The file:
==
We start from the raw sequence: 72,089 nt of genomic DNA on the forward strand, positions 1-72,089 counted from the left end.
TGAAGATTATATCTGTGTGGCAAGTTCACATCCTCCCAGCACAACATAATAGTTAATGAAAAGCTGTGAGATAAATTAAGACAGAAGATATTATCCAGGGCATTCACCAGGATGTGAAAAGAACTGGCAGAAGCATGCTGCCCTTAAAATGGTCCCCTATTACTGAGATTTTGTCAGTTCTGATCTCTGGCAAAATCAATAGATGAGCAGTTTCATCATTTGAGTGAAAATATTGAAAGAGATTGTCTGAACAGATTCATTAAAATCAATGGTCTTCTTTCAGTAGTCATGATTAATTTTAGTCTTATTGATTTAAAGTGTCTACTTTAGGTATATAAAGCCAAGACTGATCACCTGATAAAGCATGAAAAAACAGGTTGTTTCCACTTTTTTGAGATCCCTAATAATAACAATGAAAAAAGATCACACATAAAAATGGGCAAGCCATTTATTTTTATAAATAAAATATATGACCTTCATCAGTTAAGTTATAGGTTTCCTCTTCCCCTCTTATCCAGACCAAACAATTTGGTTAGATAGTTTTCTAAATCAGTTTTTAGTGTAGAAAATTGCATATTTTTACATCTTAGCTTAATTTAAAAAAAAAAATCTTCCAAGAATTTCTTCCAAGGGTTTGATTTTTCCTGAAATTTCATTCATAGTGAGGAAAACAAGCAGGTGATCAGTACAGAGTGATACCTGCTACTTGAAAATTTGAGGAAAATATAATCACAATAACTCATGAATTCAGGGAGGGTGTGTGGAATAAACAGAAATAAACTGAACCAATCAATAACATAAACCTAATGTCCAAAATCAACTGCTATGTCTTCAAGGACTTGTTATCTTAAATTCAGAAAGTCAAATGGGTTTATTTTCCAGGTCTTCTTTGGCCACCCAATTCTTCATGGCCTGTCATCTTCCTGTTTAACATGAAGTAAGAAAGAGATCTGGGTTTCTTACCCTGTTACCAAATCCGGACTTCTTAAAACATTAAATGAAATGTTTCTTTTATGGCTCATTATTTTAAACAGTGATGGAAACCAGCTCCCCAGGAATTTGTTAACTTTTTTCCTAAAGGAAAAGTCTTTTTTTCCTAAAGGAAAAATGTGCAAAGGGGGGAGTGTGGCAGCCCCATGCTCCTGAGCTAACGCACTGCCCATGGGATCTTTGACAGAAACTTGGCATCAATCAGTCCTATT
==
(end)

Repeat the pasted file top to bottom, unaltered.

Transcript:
We start from the raw sequence: 72,089 nt of genomic DNA on the forward strand, positions 1-72,089 counted from the left end.
TGAAGATTATATCTGTGTGGCAAGTTCACATCCTCCCAGCACAACATAATAGTTAATGAAAAGCTGTGAGATAAATTAAGACAGAAGATATTATCCAGGGCATTCACCAGGATGTGAAAAGAACTGGCAGAAGCATGCTGCCCTTAAAATGGTCCCCTATTACTGAGATTTTGTCAGTTCTGATCTCTGGCAAAATCAATAGATGAGCAGTTTCATCATTTGAGTGAAAATATTGAAAGAGATTGTCTGAACAGATTCATTAAAATCAATGGTCTTCTTTCAGTAGTCATGATTAATTTTAGTCTTATTGATTTAAAGTGTCTACTTTAGGTATATAAAGCCAAGACTGATCACCTGATAAAGCATGAAAAAACAGGTTGTTTCCACTTTTTTGAGATCCCTAATAATAACAATGAAAAAAGATCACACATAAAAATGGGCAAGCCATTTATTTTTATAAATAAAATATATGACCTTCATCAGTTAAGTTATAGGTTTCCTCTTCCCCTCTTATCCAGACCAAACAATTTGGTTAGATAGTTTTCTAAATCAGTTTTTAGTGTAGAAAATTGCATATTTTTACATCTTAGCTTAATTTAAAAAAAAAAATCTTCCAAGAATTTCTTCCAAGGGTTTGATTTTTCCTGAAATTTCATTCATAGTGAGGAAAACAAGCAGGTGATCAGTACAGAGTGATACCTGCTACTTGAAAATTTGAGGAAAATATAATCACAATAACTCATGAATTCAGGGAGGGTGTGTGGAATAAACAGAAATAAACTGAACCAATCAATAACATAAACCTAATGTCCAAAATCAACTGCTATGTCTTCAAGGACTTGTTATCTTAAATTCAGAAAGTCAAATGGGTTTATTTTCCAGGTCTTCTTTGGCCACCCAATTCTTCATGGCCTGTCATCTTCCTGTTTAACATGAAGTAAGAAAGAGATCTGGGTTTCTTACCCTGTTACCAAATCCGGACTTCTTAAAACATTAAATGAAATGTTTCTTTTATGGCTCATTATTTTAAACAGTGATGGAAACCAGCTCCCCAGGAATTTGTTAACTTTTTTCCTAAAGGAAAAGTCTTTTTTTCCTAAAGGAAAAATGTGCAAAGGGGGGAGTGTGGCAGCCCCATGCTCCTGAGCTAACGCACTGCCCATGGGATCTTTGACAGAAACTTGGCATCAATCAGTCCTATT